OLBERMANN: Something I used to get hit with, like, five years ago when I started doing the commentaries that I did was that more than what I was saying, the thing that seemed to resonate with people was, I'm not alone. There's somebody else who feels like this, too.


OLBERMANN: Is that what's going on here? You're not alone.

SAMUELSEN: Absolutely, absolutely. And I think, more than anything, the Wall Street protestors feel that they're not alone. The force of organized labor is behind them. As one of the commentators said today, one of the speakers, "They provide the enthusiasm, and we're going to provide the muscle," and that's absolutely true.

OLBERMANN: All right, explain muscle because people are going to take that and take it completely out of context. "Oh, muscle from the unions."

SAMUELSEN: Yeah. Well, the New York - the New York City labor movement has resources.

OLBERMANN: Right, resources.

SAMUELSEN: The protestors at Wall Street don't necessarily have resources. We both have many of the same aims, not always, but many of the same aims, and we have the resources to take it further.

OLBERMANN: John Samuelsen, the president of TWU Local 100. Great, thanks for coming in. We appreciate it.

SAMUELSEN: Okay, thanks.

OLBERMANN: I like your hat.

SAMUELSEN: That's for you.

OLBERMANN: Thank you, kindly. That's - Oh, I know that's Mr. Quill, the 10,000 busman man - All right, thanks for coming.

SAMUELSEN: Thanks. Bye-bye.

OLBERMANN: All right. And what does big money do in response? Run a secret fee scam on military veterans. Eliot Spitzer joins me for that. Then, Glenn Beck claims Occupy Wall Street will lead to gas chambers. And finally, the protesters speak for themselves, the declaration from Zuccotti Park. I'll read it in full ahead on "Countdown." Also, two headlines we're not covering tonight you should know about if you don't. Steve Jobs has died at the age of 56, and Sarah Palin has declared she's not running for president.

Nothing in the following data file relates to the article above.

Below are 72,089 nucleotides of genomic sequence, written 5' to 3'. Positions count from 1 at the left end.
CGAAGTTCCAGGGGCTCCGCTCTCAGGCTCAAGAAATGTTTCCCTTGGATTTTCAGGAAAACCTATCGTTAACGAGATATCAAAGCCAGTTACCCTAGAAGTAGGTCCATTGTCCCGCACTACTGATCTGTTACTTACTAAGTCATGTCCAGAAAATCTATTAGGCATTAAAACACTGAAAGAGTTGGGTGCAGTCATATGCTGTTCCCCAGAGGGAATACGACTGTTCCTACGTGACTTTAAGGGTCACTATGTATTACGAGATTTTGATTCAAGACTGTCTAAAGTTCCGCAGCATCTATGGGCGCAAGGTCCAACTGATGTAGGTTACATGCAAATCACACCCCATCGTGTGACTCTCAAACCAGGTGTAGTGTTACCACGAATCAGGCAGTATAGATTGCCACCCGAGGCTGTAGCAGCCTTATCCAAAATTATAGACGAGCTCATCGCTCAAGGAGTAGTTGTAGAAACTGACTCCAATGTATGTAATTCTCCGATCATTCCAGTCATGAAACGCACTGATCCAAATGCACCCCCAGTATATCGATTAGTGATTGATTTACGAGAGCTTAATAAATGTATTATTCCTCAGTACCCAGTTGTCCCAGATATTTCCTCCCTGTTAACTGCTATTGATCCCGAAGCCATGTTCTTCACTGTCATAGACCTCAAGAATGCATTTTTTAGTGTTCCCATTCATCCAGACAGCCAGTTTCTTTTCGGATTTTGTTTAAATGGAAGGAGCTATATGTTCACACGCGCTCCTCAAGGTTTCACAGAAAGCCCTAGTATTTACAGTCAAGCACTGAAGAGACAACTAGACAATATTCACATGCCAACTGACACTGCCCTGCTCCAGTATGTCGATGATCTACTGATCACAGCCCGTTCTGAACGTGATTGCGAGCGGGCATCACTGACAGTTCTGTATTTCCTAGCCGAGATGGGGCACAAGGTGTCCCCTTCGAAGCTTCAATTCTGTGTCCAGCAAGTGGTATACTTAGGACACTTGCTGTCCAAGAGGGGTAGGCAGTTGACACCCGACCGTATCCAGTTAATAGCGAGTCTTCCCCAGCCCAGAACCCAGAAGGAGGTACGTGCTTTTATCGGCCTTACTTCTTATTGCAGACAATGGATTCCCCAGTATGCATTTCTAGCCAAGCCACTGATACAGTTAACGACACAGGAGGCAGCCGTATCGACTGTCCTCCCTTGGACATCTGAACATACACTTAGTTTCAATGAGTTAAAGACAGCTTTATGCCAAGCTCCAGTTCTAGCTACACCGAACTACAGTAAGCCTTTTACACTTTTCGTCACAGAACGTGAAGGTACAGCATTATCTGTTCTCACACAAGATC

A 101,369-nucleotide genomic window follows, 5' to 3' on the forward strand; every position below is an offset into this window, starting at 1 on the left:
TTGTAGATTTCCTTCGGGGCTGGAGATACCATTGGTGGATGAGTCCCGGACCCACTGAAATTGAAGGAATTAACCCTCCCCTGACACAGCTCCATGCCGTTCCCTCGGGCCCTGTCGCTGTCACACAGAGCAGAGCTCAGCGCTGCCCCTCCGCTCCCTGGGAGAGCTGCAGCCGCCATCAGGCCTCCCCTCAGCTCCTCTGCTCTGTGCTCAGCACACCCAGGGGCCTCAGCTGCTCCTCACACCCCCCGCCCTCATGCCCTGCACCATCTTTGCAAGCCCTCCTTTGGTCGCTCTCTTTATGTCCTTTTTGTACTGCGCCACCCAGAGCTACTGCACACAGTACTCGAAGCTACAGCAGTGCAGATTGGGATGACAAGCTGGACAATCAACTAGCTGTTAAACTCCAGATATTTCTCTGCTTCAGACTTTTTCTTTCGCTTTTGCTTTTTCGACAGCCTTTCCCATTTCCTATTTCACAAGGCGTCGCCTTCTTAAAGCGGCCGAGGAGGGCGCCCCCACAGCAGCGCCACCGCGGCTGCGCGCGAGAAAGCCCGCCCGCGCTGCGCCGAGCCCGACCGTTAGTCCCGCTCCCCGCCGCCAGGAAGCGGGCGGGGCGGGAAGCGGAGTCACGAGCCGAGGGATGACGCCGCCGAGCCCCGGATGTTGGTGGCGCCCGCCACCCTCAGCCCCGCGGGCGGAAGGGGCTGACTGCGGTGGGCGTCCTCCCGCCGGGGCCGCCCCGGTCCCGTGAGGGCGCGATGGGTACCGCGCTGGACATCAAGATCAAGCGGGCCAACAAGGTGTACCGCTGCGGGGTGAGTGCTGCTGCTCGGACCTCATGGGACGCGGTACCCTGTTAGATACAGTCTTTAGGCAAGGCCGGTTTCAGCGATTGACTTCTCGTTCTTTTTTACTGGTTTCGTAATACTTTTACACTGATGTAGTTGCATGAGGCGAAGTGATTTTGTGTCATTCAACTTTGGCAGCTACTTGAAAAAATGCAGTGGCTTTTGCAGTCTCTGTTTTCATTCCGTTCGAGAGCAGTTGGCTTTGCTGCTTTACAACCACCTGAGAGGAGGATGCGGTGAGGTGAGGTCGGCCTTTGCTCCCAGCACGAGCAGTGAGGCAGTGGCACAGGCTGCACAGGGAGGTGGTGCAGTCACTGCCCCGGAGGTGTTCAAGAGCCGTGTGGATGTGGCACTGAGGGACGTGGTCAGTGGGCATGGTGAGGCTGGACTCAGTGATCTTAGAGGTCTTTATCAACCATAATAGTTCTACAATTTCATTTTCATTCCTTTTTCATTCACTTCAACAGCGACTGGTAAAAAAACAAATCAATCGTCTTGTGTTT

OLBERMANN: Breaking news from Occupy Wall Street and from Ryan Devereaux of "Democracy Now," who reported for us earlier in the week. This timestamp on this was at 16 minutes past the hour of 8:00 Eastern.

Broadway and Wall Street protesters attempted to enter into Wall Street. Police pushed back. Fights started. The fights ensued randomly pepper spraying the crowd. Forces came out. More police showed up. Arrests were made, at least 20 people in the eye line of Ryan Devereaux. Barricades knocked down. Unclear what's going to happen next. Obviously we will keep you posted as we can.

The first official statement has come in from the protesters. If you'll permit me, it reads like a special comment, so I'll read it as one.

Congressman Slaughter believes there's a chance for - to get his vote on Citizens United retroactively recused. That would be Justice Thomas. Does the constitutional expert Jonathan Turley believe that?

And it's hard to believe that on the day Sarah Palin says she's not running for president - thank God. Thank, Allah. Thank, Jesus. Thank, Vishnu. Thank whoever you got - the most sexist thing ever said about Sarah Palin would be said by her own boss. "Worst Persons" ahead on "Countdown," and the latest from whatever is happening at Wall Street and Broadway. Stand by.


OLBERMANN: It is amazing to consider that just in the last week as the Occupy Wall Street movement has grown by leaps and bounds. One of those being occupied - Bank of America - responded by instituting a $5 fee for anybody who uses a Bank of America debit card. Then, CitiBank added a $15 fee for its free checking.

In our fourth story, as events in Wall Street continue to unfold, and we will keep you updated if there are any further developments. As Marie Antoinette-ish as all that sounds, it's nothing compared to a new report that other banks imposed secret illegal fees on military personnel and veterans.